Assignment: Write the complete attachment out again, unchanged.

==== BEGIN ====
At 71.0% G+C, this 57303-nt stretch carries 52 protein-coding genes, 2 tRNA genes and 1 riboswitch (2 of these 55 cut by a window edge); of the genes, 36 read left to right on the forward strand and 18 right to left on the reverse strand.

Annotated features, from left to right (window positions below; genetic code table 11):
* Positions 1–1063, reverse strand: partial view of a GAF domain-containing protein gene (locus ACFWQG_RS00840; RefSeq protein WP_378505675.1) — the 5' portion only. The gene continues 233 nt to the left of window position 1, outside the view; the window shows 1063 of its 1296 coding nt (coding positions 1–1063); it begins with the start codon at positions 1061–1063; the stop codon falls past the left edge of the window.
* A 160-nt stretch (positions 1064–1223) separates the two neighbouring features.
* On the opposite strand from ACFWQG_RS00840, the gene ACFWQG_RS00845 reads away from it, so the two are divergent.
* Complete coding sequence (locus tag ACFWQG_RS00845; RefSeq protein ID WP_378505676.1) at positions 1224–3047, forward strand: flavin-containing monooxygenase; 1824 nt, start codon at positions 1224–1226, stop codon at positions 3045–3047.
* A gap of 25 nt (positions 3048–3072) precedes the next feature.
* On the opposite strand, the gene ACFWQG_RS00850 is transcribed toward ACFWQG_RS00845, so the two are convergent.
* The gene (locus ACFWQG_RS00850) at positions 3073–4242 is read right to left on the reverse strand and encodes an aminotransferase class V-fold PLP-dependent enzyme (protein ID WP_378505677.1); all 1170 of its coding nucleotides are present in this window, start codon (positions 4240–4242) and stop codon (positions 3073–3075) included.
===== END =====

At 71.0% G+C, this 57303-nt stretch carries 52 protein-coding genes, 2 tRNA genes and 1 riboswitch (2 of these 55 cut by a window edge); of the genes, 36 read left to right on the forward strand and 18 right to left on the reverse strand.

Annotated features, from left to right (window positions below; genetic code table 11):
* Positions 1–1063, reverse strand: partial view of a GAF domain-containing protein gene (locus ACFWQG_RS00840; RefSeq protein WP_378505675.1) — the 5' portion only. The gene continues 233 nt to the left of window position 1, outside the view; the window shows 1063 of its 1296 coding nt (coding positions 1–1063); it begins with the start codon at positions 1061–1063; the stop codon falls past the left edge of the window.
* A 160-nt stretch (positions 1064–1223) separates the two neighbouring features.
* On the opposite strand from ACFWQG_RS00840, the gene ACFWQG_RS00845 reads away from it, so the two are divergent.
* Complete coding sequence (locus tag ACFWQG_RS00845; RefSeq protein ID WP_378505676.1) at positions 1224–3047, forward strand: flavin-containing monooxygenase; 1824 nt, start codon at positions 1224–1226, stop codon at positions 3045–3047.
* A gap of 25 nt (positions 3048–3072) precedes the next feature.
* On the opposite strand, the gene ACFWQG_RS00850 is transcribed toward ACFWQG_RS00845, so the two are convergent.
* The gene (locus ACFWQG_RS00850) at positions 3073–4242 is read right to left on the reverse strand and encodes an aminotransferase class V-fold PLP-dependent enzyme (protein ID WP_378505677.1); all 1170 of its coding nucleotides are present in this window, start codon (positions 4240–4242) and stop codon (positions 3073–3075) included.